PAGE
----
I can’t believe I have reached the end of this journey, blogging about our year studying about Children Around the World with Winter Promise and Sonlight. It took us 42 weeks to complete our study, and it took me even longer to blog about it all. (We finished two and a half months ago!)
If you’d like to take the tour with us, hop over to our Children Around the World landing page and start from the beginning. I promise it is quite the adventure, full of books and food and loads of fun!
I decided to wrap things up with a book list. Shocker, I know. 🙂
But I realized that there have been several series that have been mentioned here and there but that really deserved a little extra attention. These are the series we found that have installments in different countries around the world. It was a little hard to schedule these sometimes as their orders didn’t coincide with the order we studied, but if the order mattered to the series, we usually started the series when we hit the country the first book took place in and then the kids read the rest of the series on their own for fun. The one exception has been the Kerrigan kids which we started reading aloud together right at the end of the year when we did East Africa and are still reading together each night we’re all here before bed time.
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Series that Take Place around the World
The Adventures of the Kerrigan Kids by Gilbert Morris – These four books are so much fun! About a widowed father and his four kids, three of whom are adopted making them from four different continents, these books take the readers to Kenya, England, Australia, and Hong Kong. We all wish Mr. Morris had kept writing this series as we love them!
Giada De Laurentiis’s Recipe for Adventure series is also super fun! We just found these about halfway through the year and the kids devour every one we can get our hands on! These, of course, include fun, kid-friendly recipes from each destination.
Thea Stilton books are much beloved in our house. The girls read them over and over and pretty much every time we started a new country throughout our studies, one of them would pipe up with, “There’s a Thea Stilton book set there, Mom,” and run off to find it, either in their room or later at the library, to read it again and share it with the others. They really do have some good information about each country so, while not my idea of quality literature, I give them a grudging nod and thank you for the enhancement they were to our studies.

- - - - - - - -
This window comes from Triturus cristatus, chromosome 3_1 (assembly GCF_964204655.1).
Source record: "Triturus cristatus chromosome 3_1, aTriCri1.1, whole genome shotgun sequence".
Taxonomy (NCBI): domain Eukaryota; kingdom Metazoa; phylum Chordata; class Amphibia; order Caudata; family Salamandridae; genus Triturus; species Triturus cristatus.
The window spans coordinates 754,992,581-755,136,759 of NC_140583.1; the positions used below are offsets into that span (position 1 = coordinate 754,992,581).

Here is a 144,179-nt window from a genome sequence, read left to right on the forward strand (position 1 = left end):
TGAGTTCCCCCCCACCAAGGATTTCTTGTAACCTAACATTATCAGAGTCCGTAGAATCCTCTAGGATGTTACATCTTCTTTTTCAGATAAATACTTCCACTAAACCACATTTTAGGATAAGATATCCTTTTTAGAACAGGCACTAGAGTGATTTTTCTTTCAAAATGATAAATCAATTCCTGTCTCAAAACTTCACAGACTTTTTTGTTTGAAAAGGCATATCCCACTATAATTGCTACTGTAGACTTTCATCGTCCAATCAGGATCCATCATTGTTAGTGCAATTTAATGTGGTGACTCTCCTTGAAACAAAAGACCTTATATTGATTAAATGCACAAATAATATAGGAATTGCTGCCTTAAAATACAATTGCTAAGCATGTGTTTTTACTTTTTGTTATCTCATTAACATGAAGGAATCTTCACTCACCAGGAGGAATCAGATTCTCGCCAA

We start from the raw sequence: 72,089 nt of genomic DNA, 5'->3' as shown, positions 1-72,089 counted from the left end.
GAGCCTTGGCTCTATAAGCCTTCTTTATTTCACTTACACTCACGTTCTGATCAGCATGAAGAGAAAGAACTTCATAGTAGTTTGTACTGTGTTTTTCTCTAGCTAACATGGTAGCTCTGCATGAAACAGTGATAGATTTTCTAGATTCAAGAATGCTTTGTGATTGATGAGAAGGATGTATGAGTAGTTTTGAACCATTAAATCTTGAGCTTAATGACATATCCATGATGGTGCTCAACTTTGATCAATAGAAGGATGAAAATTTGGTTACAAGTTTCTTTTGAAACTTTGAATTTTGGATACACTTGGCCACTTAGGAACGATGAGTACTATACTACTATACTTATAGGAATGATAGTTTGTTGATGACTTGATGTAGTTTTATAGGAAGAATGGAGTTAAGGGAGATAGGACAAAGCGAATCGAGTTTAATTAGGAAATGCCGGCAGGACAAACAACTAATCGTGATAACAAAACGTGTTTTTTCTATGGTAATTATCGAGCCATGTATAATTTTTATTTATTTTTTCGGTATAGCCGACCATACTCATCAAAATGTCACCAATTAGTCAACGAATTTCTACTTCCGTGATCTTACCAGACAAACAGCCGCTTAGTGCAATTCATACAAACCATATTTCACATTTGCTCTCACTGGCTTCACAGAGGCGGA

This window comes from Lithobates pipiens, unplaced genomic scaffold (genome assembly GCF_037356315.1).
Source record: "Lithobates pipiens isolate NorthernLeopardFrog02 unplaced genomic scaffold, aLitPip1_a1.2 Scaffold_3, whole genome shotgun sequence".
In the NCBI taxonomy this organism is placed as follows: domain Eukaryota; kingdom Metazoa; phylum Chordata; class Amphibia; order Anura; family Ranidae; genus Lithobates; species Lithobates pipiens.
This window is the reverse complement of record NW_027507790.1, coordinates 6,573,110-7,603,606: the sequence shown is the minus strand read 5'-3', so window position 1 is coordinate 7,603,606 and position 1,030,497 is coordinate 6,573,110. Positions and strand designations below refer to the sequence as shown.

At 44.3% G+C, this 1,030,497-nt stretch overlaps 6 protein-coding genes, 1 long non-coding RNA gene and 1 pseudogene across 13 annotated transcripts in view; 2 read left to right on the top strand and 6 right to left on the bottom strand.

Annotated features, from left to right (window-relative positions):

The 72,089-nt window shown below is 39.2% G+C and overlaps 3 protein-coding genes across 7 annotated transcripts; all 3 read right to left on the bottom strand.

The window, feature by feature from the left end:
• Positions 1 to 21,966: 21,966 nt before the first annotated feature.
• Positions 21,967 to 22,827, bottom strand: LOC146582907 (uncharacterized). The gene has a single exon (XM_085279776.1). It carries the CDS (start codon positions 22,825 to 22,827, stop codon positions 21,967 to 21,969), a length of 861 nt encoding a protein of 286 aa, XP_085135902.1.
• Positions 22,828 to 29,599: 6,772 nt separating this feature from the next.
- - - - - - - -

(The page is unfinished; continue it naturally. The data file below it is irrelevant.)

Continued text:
Sadly, I forgot about these books until we were about two-thirds of the way through our study. Dave and Neta Jackson’s Trailblazer Series contains 40 books, each of which stars fictional children who meet a famous missionary and come to know the Lord through their ministry. While the reader gets to know the missionary, they are also learning about the places and cultures each story is set in. An excellent addition to our studies!
Janet and Geoff Benge’s Christian Heroes Then and Now also added much to our year. While we only read a few, there are many to choose from set all over the world. These also focus on famous missionaries and Christian workers but are much less fictional than the above series, serving as true-life biographies.
One final non-fiction series I feel I must mention is Carole P. Roman’s If You Were Me and Lived in…. series. These are absolutely wonderful and appeal to a wide age range! Once we discovered these, we read every single one that coincided with a place we were studying. High quality illustrations and well-written text make these a must for every homeschool, in my opinion! As we move into studying history for the next few years, we are looking forward to her new spin off series of historical If You Were Me books.
Two Final Books for Children Around the World
As I wrap up this wrap-up post, I want to mention two final books that served as a nice wrap up for our school year, one for the littles and one for the bigs.
A Little Peace of Me by Madeleine Lippey is a sweet story in which children dream of a peaceful world without war or racism. May it be so!
And the long title What’s in a Name?: From Afghanistan to Zimbabwe, How Every Country Got its Name by A. M. Barrett rather speaks for itself. This would make a fun reference book to look at throughout the year as you traveled to a new country, but since I found it at the end when searching for books about Zimbabwe, we used it as a fun review, learning about where the country names came from and remembering what we had learned about the ones we visited.
And that, my friends, is the end. Thank you so much for journeying with us! It has been so much fun, and you have added to our enjoyment by being with us.